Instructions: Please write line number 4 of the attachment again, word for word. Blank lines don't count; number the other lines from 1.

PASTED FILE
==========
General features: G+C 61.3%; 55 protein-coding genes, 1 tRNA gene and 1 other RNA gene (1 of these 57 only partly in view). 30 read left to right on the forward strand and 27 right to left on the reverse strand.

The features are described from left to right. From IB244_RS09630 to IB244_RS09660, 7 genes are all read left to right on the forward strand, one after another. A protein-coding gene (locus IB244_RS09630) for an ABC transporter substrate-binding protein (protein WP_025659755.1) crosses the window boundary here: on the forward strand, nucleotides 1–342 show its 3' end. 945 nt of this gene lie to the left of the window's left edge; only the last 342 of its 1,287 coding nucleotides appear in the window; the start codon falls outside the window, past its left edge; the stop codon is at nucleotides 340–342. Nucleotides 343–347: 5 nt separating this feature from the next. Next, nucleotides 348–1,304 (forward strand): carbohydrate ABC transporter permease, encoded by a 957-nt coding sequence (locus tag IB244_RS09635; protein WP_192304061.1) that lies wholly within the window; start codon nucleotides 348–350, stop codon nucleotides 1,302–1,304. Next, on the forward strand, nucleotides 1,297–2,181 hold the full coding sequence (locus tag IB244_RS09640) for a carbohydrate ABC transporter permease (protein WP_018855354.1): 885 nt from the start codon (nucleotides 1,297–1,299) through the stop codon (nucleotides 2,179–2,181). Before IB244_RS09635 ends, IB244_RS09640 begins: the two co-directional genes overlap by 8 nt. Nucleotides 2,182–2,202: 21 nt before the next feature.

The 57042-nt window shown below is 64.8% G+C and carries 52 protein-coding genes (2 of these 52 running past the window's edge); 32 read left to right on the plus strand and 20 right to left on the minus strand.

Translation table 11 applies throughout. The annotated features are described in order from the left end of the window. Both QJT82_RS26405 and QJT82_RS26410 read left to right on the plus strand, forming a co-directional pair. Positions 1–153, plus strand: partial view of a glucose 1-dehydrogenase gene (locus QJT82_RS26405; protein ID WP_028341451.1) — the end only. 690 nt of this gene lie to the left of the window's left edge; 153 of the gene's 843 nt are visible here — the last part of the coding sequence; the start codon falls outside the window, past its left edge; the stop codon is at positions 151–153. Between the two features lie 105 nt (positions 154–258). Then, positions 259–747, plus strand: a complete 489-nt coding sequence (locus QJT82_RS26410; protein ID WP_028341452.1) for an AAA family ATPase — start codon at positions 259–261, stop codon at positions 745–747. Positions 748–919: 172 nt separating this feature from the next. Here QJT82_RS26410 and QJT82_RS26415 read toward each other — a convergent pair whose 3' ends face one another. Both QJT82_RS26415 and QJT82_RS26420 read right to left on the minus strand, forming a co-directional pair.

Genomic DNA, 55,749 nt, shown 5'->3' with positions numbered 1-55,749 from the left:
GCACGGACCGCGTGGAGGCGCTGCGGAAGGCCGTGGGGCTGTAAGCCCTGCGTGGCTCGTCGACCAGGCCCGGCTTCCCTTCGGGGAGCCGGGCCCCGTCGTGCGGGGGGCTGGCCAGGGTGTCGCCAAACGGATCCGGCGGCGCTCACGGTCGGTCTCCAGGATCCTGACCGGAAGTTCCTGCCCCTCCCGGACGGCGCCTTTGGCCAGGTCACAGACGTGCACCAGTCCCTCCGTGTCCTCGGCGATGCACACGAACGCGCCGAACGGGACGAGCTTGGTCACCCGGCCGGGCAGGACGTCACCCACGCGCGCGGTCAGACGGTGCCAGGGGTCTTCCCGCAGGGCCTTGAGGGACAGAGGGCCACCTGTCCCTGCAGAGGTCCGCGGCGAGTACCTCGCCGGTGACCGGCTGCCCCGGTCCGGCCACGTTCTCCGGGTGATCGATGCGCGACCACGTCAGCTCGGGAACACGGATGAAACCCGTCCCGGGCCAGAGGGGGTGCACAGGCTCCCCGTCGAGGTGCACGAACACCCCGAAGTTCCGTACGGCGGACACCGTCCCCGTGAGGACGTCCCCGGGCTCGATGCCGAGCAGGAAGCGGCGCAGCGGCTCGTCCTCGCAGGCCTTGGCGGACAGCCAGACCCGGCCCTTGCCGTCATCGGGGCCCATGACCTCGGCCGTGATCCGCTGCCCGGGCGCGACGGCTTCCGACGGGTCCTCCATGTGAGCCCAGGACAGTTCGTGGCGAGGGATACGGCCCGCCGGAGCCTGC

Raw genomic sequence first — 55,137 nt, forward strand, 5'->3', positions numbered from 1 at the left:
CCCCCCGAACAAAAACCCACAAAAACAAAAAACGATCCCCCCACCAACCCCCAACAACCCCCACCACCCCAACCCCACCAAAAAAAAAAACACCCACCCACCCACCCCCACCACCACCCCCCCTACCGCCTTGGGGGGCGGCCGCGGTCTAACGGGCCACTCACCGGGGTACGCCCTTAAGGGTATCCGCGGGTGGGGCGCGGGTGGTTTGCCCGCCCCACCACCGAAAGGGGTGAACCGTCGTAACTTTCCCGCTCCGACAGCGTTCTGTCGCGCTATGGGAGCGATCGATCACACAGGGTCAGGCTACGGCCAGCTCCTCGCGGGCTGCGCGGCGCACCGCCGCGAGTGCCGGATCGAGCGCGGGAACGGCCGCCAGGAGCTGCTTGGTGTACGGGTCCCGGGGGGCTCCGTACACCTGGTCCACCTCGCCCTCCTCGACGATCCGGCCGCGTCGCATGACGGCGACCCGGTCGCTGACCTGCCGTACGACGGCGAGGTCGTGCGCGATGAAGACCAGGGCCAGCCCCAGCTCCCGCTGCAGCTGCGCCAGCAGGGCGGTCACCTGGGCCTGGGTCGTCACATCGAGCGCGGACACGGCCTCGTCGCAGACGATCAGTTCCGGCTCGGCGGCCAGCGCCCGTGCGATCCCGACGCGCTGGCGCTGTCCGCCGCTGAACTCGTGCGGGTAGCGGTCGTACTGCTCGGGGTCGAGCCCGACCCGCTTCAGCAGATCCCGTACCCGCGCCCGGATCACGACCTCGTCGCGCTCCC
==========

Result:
Translation table 11 applies throughout. The annotated features are described in order from the left end of the window. Both QJT82_RS26405 and QJT82_RS26410 read left to right on the plus strand, forming a co-directional pair. Positions 1–153, plus strand: partial view of a glucose 1-dehydrogenase gene (locus QJT82_RS26405; protein ID WP_028341451.1) — the end only. 690 nt of this gene lie to the left of the window's left edge; 153 of the gene's 843 nt are visible here — the last part of the coding sequence; the start codon falls outside the window, past its left edge; the stop codon is at positions 151–153. Between the two features lie 105 nt (positions 154–258). Then, positions 259–747, plus strand: a complete 489-nt coding sequence (locus QJT82_RS26410; protein ID WP_028341452.1) for an AAA family ATPase — start codon at positions 259–261, stop codon at positions 745–747. Positions 748–919: 172 nt separating this feature from the next. Here QJT82_RS26410 and QJT82_RS26415 read toward each other — a convergent pair whose 3' ends face one another. Both QJT82_RS26415 and QJT82_RS26420 read right to left on the minus strand, forming a co-directional pair.